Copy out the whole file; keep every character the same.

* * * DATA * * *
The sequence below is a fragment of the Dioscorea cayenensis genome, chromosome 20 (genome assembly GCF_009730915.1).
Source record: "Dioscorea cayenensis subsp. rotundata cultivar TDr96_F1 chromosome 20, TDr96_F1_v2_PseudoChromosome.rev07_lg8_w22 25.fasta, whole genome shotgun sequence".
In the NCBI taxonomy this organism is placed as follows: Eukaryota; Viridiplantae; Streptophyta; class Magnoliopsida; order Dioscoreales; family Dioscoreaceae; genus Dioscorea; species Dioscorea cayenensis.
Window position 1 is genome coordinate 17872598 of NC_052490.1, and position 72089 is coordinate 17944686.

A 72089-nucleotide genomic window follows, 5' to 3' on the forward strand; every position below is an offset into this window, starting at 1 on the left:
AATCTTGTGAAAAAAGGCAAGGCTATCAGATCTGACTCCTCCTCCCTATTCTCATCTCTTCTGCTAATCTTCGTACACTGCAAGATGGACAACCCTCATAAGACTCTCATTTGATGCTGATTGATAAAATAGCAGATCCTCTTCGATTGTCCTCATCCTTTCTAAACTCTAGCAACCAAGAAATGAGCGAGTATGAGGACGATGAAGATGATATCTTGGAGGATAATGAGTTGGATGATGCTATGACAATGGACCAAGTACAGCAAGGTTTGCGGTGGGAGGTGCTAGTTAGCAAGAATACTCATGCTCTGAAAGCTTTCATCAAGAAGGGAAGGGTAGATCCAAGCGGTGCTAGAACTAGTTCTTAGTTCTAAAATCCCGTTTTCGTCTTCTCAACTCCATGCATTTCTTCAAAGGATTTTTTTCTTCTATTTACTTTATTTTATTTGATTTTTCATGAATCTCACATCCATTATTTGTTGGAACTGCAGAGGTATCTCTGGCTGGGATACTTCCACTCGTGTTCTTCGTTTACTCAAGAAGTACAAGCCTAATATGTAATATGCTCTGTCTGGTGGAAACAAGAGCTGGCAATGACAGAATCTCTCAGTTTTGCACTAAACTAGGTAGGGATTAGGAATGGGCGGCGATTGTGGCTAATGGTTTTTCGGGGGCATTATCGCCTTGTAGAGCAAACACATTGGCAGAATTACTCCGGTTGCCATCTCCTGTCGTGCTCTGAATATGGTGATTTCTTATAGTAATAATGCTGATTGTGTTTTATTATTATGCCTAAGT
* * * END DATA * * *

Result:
The sequence below is a fragment of the Dioscorea cayenensis genome, chromosome 20 (genome assembly GCF_009730915.1).
Source record: "Dioscorea cayenensis subsp. rotundata cultivar TDr96_F1 chromosome 20, TDr96_F1_v2_PseudoChromosome.rev07_lg8_w22 25.fasta, whole genome shotgun sequence".
In the NCBI taxonomy this organism is placed as follows: Eukaryota; Viridiplantae; Streptophyta; class Magnoliopsida; order Dioscoreales; family Dioscoreaceae; genus Dioscorea; species Dioscorea cayenensis.
Window position 1 is genome coordinate 17872598 of NC_052490.1, and position 72089 is coordinate 17944686.

A 72089-nucleotide genomic window follows, 5' to 3' on the forward strand; every position below is an offset into this window, starting at 1 on the left:
AATCTTGTGAAAAAAGGCAAGGCTATCAGATCTGACTCCTCCTCCCTATTCTCATCTCTTCTGCTAATCTTCGTACACTGCAAGATGGACAACCCTCATAAGACTCTCATTTGATGCTGATTGATAAAATAGCAGATCCTCTTCGATTGTCCTCATCCTTTCTAAACTCTAGCAACCAAGAAATGAGCGAGTATGAGGACGATGAAGATGATATCTTGGAGGATAATGAGTTGGATGATGCTATGACAATGGACCAAGTACAGCAAGGTTTGCGGTGGGAGGTGCTAGTTAGCAAGAATACTCATGCTCTGAAAGCTTTCATCAAGAAGGGAAGGGTAGATCCAAGCGGTGCTAGAACTAGTTCTTAGTTCTAAAATCCCGTTTTCGTCTTCTCAACTCCATGCATTTCTTCAAAGGATTTTTTTCTTCTATTTACTTTATTTTATTTGATTTTTCATGAATCTCACATCCATTATTTGTTGGAACTGCAGAGGTATCTCTGGCTGGGATACTTCCACTCGTGTTCTTCGTTTACTCAAGAAGTACAAGCCTAATATGTAATATGCTCTGTCTGGTGGAAACAAGAGCTGGCAATGACAGAATCTCTCAGTTTTGCACTAAACTAGGTAGGGATTAGGAATGGGCGGCGATTGTGGCTAATGGTTTTTCGGGGGCATTATCGCCTTGTAGAGCAAACACATTGGCAGAATTACTCCGGTTGCCATCTCCTGTCGTGCTCTGAATATGGTGATTTCTTATAGTAATAATGCTGATTGTGTTTTATTATTATGCCTAAGT